Microsoft secretly installs updates
A number of users were quite surprised when they looked into their system events log. Apparently, Microsoft had not only distributed, but also installed updates even though users had configured their systems so that they would only be informed about new updates. Now, the vendor has confirmed the event and tried to justify its actions.
In an entry at the Microsoft Update Product Team Blog, Microsoft's Windows Update Program Manager, Nate Clinton, says that the updates are for the Windows Update client used by Windows XP and Windows Vista. He says that the updates were necessary because the old version was no longer finding and reporting new updates as they became available.
Clinton reiterated Microsoft's philosophy of allowing users to retain control of their computers. He said that in practice these users first want to review the updates before installing them. But he also points out that most users have activated the automatic installation of updates. Clinton did not, however, resolve the contradiction between Microsoft's philosophy and its actions in this case of covertly installed updates. He merely argued that the updates helped maintain the quality of the service.
Microsoft installs updates without prompting users if the automatic search for updates is enabled. It does not matter whether users want to have patches installed automatically or merely be informed about new updates. To keep the update from being downloaded and installed altogether, the automatic update function has to be entirely disabled. In enterprise networks that distribute updates locally via Windows Server Update Services (WSUS) or the Systems Management Server (SMS), administrators reportedly have complete control of the updates, including those for the Windows Update client.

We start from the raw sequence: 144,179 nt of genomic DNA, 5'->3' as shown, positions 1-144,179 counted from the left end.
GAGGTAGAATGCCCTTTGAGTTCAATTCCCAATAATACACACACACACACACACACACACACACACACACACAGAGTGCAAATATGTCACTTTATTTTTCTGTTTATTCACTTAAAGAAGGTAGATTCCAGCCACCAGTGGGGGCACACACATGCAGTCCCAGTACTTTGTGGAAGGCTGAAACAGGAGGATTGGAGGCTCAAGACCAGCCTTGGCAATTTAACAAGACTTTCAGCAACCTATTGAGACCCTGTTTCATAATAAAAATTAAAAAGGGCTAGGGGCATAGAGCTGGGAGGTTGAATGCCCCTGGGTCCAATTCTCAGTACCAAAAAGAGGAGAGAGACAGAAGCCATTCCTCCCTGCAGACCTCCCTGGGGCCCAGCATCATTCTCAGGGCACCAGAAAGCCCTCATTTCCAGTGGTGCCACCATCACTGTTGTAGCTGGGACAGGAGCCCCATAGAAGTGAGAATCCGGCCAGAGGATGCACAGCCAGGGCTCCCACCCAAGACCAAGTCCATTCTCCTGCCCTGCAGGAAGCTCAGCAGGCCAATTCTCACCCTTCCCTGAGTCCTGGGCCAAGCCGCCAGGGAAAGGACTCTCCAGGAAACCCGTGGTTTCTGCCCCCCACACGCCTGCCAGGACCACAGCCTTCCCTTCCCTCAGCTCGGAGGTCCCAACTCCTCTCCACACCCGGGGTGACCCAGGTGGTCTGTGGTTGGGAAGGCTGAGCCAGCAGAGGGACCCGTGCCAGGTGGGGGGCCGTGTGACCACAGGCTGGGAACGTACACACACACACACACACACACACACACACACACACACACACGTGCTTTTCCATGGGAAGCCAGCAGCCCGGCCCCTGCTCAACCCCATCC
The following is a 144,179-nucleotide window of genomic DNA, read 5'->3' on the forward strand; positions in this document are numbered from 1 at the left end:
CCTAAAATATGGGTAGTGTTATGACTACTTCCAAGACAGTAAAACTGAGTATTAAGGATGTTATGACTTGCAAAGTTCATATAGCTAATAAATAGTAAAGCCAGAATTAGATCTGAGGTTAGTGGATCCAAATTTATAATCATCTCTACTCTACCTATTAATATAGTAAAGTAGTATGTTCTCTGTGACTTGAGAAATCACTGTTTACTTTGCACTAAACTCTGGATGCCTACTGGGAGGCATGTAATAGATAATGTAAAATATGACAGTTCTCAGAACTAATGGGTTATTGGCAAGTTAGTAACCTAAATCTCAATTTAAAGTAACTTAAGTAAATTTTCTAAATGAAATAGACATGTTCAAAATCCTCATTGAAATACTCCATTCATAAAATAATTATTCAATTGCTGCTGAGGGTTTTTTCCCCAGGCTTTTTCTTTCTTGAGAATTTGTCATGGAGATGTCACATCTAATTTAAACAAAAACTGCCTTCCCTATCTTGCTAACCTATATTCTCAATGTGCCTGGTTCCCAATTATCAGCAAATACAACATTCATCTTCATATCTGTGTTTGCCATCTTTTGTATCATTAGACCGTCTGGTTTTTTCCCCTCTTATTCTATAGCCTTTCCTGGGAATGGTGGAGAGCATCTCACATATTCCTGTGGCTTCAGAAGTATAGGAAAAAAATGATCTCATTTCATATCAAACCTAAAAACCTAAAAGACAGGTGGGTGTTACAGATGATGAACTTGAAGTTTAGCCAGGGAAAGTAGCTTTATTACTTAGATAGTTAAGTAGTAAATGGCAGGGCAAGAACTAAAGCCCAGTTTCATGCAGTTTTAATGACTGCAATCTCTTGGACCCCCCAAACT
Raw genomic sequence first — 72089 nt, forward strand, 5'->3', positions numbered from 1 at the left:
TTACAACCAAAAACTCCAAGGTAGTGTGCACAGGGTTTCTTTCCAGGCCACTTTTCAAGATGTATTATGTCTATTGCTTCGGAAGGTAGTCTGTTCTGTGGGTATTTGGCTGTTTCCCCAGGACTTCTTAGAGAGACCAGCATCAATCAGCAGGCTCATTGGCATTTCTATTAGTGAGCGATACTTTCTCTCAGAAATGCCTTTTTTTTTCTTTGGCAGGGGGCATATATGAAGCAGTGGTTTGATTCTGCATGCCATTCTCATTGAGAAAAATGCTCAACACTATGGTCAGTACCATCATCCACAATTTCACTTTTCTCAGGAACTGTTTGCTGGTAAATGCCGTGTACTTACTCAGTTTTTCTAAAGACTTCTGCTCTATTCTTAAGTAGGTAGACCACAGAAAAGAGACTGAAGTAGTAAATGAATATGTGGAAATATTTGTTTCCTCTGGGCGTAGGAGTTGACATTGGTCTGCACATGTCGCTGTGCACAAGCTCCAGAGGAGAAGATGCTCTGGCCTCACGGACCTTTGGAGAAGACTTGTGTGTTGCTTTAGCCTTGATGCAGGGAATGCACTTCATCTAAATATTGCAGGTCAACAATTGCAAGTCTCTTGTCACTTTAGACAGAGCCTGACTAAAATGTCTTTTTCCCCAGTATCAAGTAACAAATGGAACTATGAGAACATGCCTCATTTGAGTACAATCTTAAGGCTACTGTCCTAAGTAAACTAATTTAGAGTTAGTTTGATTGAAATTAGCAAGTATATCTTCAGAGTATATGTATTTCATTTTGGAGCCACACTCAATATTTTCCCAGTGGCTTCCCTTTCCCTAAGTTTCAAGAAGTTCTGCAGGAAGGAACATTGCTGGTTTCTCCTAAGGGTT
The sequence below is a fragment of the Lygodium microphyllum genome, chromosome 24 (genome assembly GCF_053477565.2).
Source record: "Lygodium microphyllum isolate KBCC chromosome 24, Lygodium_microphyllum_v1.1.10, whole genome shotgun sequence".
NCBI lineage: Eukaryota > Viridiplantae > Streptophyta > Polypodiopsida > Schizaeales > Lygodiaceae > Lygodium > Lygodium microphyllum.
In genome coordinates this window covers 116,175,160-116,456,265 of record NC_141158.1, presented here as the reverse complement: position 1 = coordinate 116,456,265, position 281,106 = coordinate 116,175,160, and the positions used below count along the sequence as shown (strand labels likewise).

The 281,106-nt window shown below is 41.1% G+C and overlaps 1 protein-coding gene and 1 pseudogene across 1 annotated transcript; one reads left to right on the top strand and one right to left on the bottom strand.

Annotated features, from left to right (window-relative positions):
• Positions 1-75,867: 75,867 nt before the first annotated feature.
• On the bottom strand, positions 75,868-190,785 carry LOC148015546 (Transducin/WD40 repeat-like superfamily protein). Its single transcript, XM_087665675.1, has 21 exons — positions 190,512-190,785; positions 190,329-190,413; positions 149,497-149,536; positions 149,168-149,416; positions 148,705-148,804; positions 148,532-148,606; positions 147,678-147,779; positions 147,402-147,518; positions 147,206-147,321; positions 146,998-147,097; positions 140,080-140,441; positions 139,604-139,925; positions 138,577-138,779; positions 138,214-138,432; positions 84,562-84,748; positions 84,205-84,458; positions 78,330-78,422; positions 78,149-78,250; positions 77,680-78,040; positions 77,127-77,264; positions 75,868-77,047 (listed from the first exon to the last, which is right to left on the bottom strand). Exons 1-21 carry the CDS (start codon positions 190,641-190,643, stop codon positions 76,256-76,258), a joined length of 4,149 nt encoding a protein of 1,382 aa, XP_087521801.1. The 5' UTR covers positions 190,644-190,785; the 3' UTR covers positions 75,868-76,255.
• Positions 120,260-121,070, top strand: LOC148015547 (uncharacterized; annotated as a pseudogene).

Such a furtive update should not have been necessary. Microsoft could just as easily have informed users about the necessity of the update and categorized it as critical, as it does with updates every Patch Tuesday. By installing covert updates, the company merely violates the trust users have in it. Just last March, Microsoft already pushed things too far when it was revealed that the company was taking advantage of the right its reserves for itself in a Privacy Statement by retrieving information about user computers and sending the data to a Microsoft server every time an update is installed.
- How Windows Update Keeps Itself Up-to-Date, statements issued by Nate Clinton, Microsoft's Windows Update Program Manager